Well, we are officially moved and our house is officially sold! Now, on to the unpacking!
In the midst of all the chaos, I started a little project (because that’s what I do; I hoard projects like some people hoard plastic butter tubs) and I just finished it this evening.
This is my (faux) 14th century ruffled veil. It’s hard to see in the picture, but all of the ruffles are edged with gold thread. (That’s what makes edges look so obvious.)
There are, as far as I have researched, three different types of 14th century veils: random ruffles (as illustrated), starched rolls, and the honeycomb. Of the random ruffles, there is the nebula veil and something which might not be a nebula veil.
A 15th century nebula veil (by Van Eyck)
We’re almost positive that the nebula veil’s ruffles were made on the loom. The warp threads in the selvedges on either side of the fabric were loosely tensioned, while the rest of the fabric was tightly tensioned. This created a pucker or ruffle in the edge of the fabric. (One of my costume books has an essay on this subject and a recreation of the weaving technique; it works perfectly).
Nebula veils were woven out of silk or very fine linen and typically made a very narrow and thin ruffled edge. The veil would be several yards in length and it would be folded up so that multiple layers of the ruffles lay on top of one another, and that’s what created the “nebula” of ruffles around the face.
This Beauchamp weeper’s veil most closely resembles mine.
However, there are some depictions of ruffled veils that don’t look like nebula veils because the ruffles are either quite deep (meaning they stand out from the face) or quite large. The weaving technique probably didn’t produce veils with that much ruffle. It is possible that a separate ruffle was sewn onto the veil and either gathered into a random ruffle or was starched into some sort of shape.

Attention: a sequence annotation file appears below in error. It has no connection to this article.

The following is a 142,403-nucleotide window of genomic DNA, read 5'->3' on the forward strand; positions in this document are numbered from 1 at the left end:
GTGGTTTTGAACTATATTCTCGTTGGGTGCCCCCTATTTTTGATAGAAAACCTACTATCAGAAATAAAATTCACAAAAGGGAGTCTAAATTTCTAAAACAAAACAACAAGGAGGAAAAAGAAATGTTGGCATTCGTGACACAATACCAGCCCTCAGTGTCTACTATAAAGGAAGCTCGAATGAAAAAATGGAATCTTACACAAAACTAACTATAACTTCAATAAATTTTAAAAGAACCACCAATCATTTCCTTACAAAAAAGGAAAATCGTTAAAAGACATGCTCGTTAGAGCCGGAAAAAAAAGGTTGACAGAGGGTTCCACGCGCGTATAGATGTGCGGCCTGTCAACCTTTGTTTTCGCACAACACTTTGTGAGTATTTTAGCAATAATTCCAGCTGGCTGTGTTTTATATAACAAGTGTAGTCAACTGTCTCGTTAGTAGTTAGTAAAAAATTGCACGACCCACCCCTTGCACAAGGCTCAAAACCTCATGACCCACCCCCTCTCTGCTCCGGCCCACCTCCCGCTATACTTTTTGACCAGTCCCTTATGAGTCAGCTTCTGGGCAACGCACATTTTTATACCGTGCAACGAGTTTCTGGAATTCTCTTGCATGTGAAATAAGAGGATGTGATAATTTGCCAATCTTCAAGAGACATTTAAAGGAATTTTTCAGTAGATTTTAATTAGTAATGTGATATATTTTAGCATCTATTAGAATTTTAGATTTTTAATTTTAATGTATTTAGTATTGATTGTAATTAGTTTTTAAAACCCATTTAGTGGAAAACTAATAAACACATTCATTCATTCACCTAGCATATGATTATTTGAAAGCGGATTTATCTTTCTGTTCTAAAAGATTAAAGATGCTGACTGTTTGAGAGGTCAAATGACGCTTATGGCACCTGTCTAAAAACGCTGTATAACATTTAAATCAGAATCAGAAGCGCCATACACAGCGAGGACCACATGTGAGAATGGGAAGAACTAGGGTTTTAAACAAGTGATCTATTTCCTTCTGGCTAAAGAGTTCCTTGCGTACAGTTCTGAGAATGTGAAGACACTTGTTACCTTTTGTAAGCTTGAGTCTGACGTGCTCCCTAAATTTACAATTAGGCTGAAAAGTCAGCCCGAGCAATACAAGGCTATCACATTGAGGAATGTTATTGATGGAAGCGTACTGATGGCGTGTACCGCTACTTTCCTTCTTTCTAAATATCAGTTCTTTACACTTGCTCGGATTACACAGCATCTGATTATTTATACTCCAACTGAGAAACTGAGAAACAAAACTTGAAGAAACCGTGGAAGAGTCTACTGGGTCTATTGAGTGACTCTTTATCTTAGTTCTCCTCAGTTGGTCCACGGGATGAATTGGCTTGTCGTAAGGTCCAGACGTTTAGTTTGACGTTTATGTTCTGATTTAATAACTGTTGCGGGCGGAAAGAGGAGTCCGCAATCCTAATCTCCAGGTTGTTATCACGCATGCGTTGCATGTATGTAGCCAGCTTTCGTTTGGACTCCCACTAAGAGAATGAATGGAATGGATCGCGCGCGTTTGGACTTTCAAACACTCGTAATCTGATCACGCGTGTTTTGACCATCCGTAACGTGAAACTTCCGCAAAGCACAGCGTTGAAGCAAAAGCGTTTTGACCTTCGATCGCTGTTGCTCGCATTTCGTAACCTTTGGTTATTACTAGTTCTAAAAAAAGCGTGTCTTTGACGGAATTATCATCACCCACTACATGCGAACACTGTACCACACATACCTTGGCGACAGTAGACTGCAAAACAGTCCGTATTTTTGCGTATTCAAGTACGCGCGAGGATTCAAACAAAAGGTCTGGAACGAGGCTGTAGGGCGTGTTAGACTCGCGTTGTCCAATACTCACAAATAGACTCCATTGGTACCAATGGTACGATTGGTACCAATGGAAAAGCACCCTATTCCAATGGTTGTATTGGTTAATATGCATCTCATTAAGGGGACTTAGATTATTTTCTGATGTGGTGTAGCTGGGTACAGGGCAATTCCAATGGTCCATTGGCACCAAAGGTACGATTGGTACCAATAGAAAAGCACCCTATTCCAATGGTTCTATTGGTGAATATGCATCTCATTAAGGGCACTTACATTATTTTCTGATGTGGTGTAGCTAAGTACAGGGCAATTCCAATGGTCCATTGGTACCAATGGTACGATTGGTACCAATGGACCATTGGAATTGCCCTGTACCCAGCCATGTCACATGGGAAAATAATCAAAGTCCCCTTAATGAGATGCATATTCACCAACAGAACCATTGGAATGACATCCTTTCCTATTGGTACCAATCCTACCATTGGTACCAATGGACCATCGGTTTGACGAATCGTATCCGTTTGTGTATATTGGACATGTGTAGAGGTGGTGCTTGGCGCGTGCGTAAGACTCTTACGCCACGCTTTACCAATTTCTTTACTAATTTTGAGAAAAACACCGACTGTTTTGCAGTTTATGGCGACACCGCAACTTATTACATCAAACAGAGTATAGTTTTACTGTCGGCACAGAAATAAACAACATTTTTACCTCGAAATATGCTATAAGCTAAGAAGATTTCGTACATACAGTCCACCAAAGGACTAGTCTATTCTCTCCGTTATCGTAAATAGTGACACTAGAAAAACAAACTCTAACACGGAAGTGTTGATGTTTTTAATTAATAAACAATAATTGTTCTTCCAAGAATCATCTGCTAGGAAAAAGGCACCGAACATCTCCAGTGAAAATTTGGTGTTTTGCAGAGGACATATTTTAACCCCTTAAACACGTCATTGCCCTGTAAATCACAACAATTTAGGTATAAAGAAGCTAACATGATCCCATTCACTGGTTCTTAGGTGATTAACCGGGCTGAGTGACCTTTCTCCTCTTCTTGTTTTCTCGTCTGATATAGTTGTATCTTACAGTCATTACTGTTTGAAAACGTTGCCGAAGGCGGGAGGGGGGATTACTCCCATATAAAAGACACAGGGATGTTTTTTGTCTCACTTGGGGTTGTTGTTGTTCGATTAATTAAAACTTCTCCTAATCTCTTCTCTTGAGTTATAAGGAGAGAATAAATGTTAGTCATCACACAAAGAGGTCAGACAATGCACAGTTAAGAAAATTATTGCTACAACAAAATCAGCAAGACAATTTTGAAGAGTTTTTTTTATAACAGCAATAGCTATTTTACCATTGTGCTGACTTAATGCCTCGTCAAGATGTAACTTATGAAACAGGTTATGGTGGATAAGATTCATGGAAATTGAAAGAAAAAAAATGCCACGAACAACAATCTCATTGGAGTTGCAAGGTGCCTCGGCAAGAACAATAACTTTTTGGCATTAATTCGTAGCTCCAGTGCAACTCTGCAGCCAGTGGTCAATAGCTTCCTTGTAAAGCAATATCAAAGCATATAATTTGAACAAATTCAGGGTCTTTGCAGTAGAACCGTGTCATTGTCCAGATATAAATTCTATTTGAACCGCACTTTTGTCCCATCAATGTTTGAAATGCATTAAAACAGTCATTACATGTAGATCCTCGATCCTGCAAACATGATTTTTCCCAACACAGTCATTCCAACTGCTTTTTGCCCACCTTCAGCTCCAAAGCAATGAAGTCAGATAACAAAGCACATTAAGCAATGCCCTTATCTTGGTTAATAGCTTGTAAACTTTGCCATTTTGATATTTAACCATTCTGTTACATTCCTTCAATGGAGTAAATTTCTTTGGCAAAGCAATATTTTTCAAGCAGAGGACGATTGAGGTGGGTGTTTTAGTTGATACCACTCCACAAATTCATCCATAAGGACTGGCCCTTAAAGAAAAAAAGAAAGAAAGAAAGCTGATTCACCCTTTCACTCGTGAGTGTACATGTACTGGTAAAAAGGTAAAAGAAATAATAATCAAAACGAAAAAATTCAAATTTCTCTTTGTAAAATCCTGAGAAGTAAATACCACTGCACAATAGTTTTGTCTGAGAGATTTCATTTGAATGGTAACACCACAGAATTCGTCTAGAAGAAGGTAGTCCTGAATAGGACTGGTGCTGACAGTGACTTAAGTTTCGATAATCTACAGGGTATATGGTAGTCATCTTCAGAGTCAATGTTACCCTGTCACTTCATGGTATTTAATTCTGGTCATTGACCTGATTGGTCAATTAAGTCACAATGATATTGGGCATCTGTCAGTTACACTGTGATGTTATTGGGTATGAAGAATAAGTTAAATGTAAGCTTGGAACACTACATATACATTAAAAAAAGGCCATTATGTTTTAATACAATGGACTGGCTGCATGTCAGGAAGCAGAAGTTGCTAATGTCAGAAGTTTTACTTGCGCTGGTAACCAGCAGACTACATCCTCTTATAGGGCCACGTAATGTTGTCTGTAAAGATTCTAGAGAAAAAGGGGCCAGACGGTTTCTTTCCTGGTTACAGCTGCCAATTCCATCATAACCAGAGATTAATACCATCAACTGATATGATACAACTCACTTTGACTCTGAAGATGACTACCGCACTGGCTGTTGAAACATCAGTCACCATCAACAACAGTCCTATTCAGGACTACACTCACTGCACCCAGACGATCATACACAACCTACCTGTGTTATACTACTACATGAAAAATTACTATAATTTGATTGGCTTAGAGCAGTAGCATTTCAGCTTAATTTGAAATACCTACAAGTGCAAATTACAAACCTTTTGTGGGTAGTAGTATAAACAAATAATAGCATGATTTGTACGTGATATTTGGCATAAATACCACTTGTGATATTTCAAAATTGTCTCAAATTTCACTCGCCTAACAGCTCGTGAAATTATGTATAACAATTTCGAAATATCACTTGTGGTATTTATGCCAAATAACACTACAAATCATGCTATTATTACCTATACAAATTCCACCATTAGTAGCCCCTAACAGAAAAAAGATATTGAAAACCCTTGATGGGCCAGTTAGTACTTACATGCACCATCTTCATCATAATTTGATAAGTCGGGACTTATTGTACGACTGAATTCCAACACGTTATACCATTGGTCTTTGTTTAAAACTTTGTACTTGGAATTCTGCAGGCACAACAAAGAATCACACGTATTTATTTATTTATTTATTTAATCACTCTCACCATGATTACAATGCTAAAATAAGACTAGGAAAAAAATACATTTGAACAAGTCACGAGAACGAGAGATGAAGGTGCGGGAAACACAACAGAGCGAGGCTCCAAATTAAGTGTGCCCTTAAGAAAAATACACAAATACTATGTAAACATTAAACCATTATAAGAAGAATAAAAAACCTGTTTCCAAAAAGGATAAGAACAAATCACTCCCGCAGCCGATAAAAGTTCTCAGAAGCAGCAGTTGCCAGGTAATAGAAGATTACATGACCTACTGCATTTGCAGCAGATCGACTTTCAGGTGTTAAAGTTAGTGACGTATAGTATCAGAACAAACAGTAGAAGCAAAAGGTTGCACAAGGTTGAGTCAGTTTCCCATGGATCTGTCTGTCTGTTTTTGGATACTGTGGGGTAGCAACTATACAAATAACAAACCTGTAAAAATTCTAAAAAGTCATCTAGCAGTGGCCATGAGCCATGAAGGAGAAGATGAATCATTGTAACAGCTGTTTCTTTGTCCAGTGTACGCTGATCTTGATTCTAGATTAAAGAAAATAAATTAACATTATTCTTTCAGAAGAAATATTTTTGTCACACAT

The rolled edge.
It would appear that the sew-on-a-separate-ruffle was definitely the construction method for the rolled-edge veil. It would have then been starched into the rolls.
Katherine Beauchamp, Countess of Warwick, is wearing one of the more rare honeycomb-style veils. These were much more common in Germany than England. I have conjectured that they were made by smocking the middle fold of a piece of linen, then stuffed (to get that padded roll effect around the face). I have found someone else on the internet who shares that view. However, I have also seen two other people who create the same look by starching or stitching ruffles into shape.
In truth, we’re not exactly sure how they constructed most of their veils–or even if there was just one construction method for each variant. There are multiple ways to knit a sock; why not multiple ways to construct a veil?
This medieval veil had the ruffles sewn into place, not gathered then stitched down. Also, the medieval examples use a woven tape, not a hemmed piece of fabric, like Cristiana and I used. This probably cut down on some of the thickness of the ruffles and may have made them stiffer and more likely to hold their shape.
For my veil, I used Cristiana de Huntington’s 10-hour Veil method. She calls it a cheat–because, instead of gathering the ruffle onto the veil and starching it, she sews it on so that it makes the rolls without a need to starch–but according to one of her documentary photos, ruffle edging could be sewn on so that it formed a distinctive shape (in this case, V’s) without the need for starch.
The nice thing about not needing to starch is that if you live in a humid climate (which Tennessee is), you don’t have to worry about your starch going limp and your ruffles falling out.
Damnit, why didn’t mine look like that?
I will admit, my veil did not come out the way I intended (does any project, really?). Cristiana’s veils have a crisp, very obvious V-edge. When I did my first edge, it didn’t look like that at all. It might be that I didn’t sew it correctly, but, more likely, it’s because she was using a very crisp, stiff linen, whereas mine is a soft, garment linen.
When I put my first edge on, I still had gobs of edging left (I’m still not sure how I ended up with so much, since I followed the directions), so I said “what the heck,” and I did a second layer next to the first. Then another. Finally, on my fourth time across, I used up the last of my edging. So that’s how it came to be. And even if it didn’t come out looking like it was supposed to, it’s more or less constructed in a period fashion (even the gold trim on the edges is documentable), and it’s pretty; I can’t wait to wear it to an event.